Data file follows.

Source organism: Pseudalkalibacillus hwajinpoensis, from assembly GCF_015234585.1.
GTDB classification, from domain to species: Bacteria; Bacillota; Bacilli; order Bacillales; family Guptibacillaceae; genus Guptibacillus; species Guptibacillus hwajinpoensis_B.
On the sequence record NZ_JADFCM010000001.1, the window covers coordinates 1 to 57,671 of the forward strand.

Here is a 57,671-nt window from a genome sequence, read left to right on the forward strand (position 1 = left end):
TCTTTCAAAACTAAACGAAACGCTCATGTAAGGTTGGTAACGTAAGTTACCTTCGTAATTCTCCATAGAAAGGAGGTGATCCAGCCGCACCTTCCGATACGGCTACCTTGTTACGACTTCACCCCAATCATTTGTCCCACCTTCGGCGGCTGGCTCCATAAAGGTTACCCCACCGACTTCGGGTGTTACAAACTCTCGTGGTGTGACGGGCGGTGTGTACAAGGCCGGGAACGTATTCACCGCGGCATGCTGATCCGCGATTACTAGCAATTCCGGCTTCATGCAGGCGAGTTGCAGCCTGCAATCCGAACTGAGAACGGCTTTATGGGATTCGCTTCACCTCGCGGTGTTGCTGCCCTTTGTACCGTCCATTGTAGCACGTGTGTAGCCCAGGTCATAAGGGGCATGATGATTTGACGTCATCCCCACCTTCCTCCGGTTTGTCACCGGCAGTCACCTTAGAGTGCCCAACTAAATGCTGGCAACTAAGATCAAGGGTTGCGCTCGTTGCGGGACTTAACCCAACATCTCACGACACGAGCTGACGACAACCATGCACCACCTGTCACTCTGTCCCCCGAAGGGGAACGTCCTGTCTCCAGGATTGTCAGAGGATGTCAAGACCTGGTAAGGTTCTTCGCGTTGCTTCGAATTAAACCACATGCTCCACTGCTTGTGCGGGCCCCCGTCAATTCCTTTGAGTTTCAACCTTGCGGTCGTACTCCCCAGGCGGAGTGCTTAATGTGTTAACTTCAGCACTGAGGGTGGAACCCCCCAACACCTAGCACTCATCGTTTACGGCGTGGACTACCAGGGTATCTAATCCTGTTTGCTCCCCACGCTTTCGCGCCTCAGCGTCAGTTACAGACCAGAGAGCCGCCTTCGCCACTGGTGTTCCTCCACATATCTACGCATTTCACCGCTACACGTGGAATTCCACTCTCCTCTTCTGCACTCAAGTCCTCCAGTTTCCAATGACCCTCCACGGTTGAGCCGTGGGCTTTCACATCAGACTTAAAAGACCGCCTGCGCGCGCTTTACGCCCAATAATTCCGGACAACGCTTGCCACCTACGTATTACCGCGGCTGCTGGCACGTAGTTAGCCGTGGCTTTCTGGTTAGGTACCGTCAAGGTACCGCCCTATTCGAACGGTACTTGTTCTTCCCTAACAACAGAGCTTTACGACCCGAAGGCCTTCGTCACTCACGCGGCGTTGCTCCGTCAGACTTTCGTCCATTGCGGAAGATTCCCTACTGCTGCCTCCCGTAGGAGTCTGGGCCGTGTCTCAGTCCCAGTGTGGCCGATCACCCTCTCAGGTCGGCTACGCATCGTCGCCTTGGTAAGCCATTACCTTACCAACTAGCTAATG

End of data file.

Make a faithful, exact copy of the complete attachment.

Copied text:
Source organism: Pseudalkalibacillus hwajinpoensis, from assembly GCF_015234585.1.
GTDB classification, from domain to species: Bacteria; Bacillota; Bacilli; order Bacillales; family Guptibacillaceae; genus Guptibacillus; species Guptibacillus hwajinpoensis_B.
On the sequence record NZ_JADFCM010000001.1, the window covers coordinates 1 to 57,671 of the forward strand.

Here is a 57,671-nt window from a genome sequence, read left to right on the forward strand (position 1 = left end):
TCTTTCAAAACTAAACGAAACGCTCATGTAAGGTTGGTAACGTAAGTTACCTTCGTAATTCTCCATAGAAAGGAGGTGATCCAGCCGCACCTTCCGATACGGCTACCTTGTTACGACTTCACCCCAATCATTTGTCCCACCTTCGGCGGCTGGCTCCATAAAGGTTACCCCACCGACTTCGGGTGTTACAAACTCTCGTGGTGTGACGGGCGGTGTGTACAAGGCCGGGAACGTATTCACCGCGGCATGCTGATCCGCGATTACTAGCAATTCCGGCTTCATGCAGGCGAGTTGCAGCCTGCAATCCGAACTGAGAACGGCTTTATGGGATTCGCTTCACCTCGCGGTGTTGCTGCCCTTTGTACCGTCCATTGTAGCACGTGTGTAGCCCAGGTCATAAGGGGCATGATGATTTGACGTCATCCCCACCTTCCTCCGGTTTGTCACCGGCAGTCACCTTAGAGTGCCCAACTAAATGCTGGCAACTAAGATCAAGGGTTGCGCTCGTTGCGGGACTTAACCCAACATCTCACGACACGAGCTGACGACAACCATGCACCACCTGTCACTCTGTCCCCCGAAGGGGAACGTCCTGTCTCCAGGATTGTCAGAGGATGTCAAGACCTGGTAAGGTTCTTCGCGTTGCTTCGAATTAAACCACATGCTCCACTGCTTGTGCGGGCCCCCGTCAATTCCTTTGAGTTTCAACCTTGCGGTCGTACTCCCCAGGCGGAGTGCTTAATGTGTTAACTTCAGCACTGAGGGTGGAACCCCCCAACACCTAGCACTCATCGTTTACGGCGTGGACTACCAGGGTATCTAATCCTGTTTGCTCCCCACGCTTTCGCGCCTCAGCGTCAGTTACAGACCAGAGAGCCGCCTTCGCCACTGGTGTTCCTCCACATATCTACGCATTTCACCGCTACACGTGGAATTCCACTCTCCTCTTCTGCACTCAAGTCCTCCAGTTTCCAATGACCCTCCACGGTTGAGCCGTGGGCTTTCACATCAGACTTAAAAGACCGCCTGCGCGCGCTTTACGCCCAATAATTCCGGACAACGCTTGCCACCTACGTATTACCGCGGCTGCTGGCACGTAGTTAGCCGTGGCTTTCTGGTTAGGTACCGTCAAGGTACCGCCCTATTCGAACGGTACTTGTTCTTCCCTAACAACAGAGCTTTACGACCCGAAGGCCTTCGTCACTCACGCGGCGTTGCTCCGTCAGACTTTCGTCCATTGCGGAAGATTCCCTACTGCTGCCTCCCGTAGGAGTCTGGGCCGTGTCTCAGTCCCAGTGTGGCCGATCACCCTCTCAGGTCGGCTACGCATCGTCGCCTTGGTAAGCCATTACCTTACCAACTAGCTAATG